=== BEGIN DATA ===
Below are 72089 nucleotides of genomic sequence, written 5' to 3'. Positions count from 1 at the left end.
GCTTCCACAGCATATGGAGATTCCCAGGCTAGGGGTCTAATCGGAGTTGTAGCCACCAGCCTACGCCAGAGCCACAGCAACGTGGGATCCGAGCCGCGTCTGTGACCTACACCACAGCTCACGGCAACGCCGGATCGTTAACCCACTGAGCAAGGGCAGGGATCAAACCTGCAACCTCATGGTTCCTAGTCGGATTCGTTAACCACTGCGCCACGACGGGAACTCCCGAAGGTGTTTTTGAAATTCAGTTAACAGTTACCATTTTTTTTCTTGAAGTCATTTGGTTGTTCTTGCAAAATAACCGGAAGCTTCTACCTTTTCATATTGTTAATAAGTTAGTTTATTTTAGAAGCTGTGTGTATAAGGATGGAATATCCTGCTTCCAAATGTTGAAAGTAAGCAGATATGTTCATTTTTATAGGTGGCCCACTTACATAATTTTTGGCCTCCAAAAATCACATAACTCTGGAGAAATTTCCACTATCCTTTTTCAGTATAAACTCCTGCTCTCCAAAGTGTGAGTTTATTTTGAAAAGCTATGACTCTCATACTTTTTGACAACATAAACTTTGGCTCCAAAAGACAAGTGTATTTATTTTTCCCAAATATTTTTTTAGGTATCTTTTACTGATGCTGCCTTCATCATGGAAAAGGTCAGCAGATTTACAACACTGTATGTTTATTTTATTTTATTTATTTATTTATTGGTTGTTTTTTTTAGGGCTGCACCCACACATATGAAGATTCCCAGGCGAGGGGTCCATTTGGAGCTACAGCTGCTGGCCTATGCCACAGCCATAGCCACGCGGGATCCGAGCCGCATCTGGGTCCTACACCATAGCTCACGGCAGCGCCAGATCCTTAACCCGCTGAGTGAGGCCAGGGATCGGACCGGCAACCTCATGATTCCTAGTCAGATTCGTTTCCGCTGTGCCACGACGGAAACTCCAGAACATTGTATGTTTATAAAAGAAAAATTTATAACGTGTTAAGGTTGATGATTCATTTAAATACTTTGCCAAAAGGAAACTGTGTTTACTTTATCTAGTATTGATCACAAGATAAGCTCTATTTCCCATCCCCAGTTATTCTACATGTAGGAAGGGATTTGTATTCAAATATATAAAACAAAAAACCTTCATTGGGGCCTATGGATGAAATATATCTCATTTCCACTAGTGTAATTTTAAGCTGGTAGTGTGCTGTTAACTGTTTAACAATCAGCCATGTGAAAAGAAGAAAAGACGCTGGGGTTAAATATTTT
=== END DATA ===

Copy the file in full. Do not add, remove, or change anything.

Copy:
Below are 72089 nucleotides of genomic sequence, written 5' to 3'. Positions count from 1 at the left end.
GCTTCCACAGCATATGGAGATTCCCAGGCTAGGGGTCTAATCGGAGTTGTAGCCACCAGCCTACGCCAGAGCCACAGCAACGTGGGATCCGAGCCGCGTCTGTGACCTACACCACAGCTCACGGCAACGCCGGATCGTTAACCCACTGAGCAAGGGCAGGGATCAAACCTGCAACCTCATGGTTCCTAGTCGGATTCGTTAACCACTGCGCCACGACGGGAACTCCCGAAGGTGTTTTTGAAATTCAGTTAACAGTTACCATTTTTTTTCTTGAAGTCATTTGGTTGTTCTTGCAAAATAACCGGAAGCTTCTACCTTTTCATATTGTTAATAAGTTAGTTTATTTTAGAAGCTGTGTGTATAAGGATGGAATATCCTGCTTCCAAATGTTGAAAGTAAGCAGATATGTTCATTTTTATAGGTGGCCCACTTACATAATTTTTGGCCTCCAAAAATCACATAACTCTGGAGAAATTTCCACTATCCTTTTTCAGTATAAACTCCTGCTCTCCAAAGTGTGAGTTTATTTTGAAAAGCTATGACTCTCATACTTTTTGACAACATAAACTTTGGCTCCAAAAGACAAGTGTATTTATTTTTCCCAAATATTTTTTTAGGTATCTTTTACTGATGCTGCCTTCATCATGGAAAAGGTCAGCAGATTTACAACACTGTATGTTTATTTTATTTTATTTATTTATTTATTGGTTGTTTTTTTTAGGGCTGCACCCACACATATGAAGATTCCCAGGCGAGGGGTCCATTTGGAGCTACAGCTGCTGGCCTATGCCACAGCCATAGCCACGCGGGATCCGAGCCGCATCTGGGTCCTACACCATAGCTCACGGCAGCGCCAGATCCTTAACCCGCTGAGTGAGGCCAGGGATCGGACCGGCAACCTCATGATTCCTAGTCAGATTCGTTTCCGCTGTGCCACGACGGAAACTCCAGAACATTGTATGTTTATAAAAGAAAAATTTATAACGTGTTAAGGTTGATGATTCATTTAAATACTTTGCCAAAAGGAAACTGTGTTTACTTTATCTAGTATTGATCACAAGATAAGCTCTATTTCCCATCCCCAGTTATTCTACATGTAGGAAGGGATTTGTATTCAAATATATAAAACAAAAAACCTTCATTGGGGCCTATGGATGAAATATATCTCATTTCCACTAGTGTAATTTTAAGCTGGTAGTGTGCTGTTAACTGTTTAACAATCAGCCATGTGAAAAGAAGAAAAGACGCTGGGGTTAAATATTTT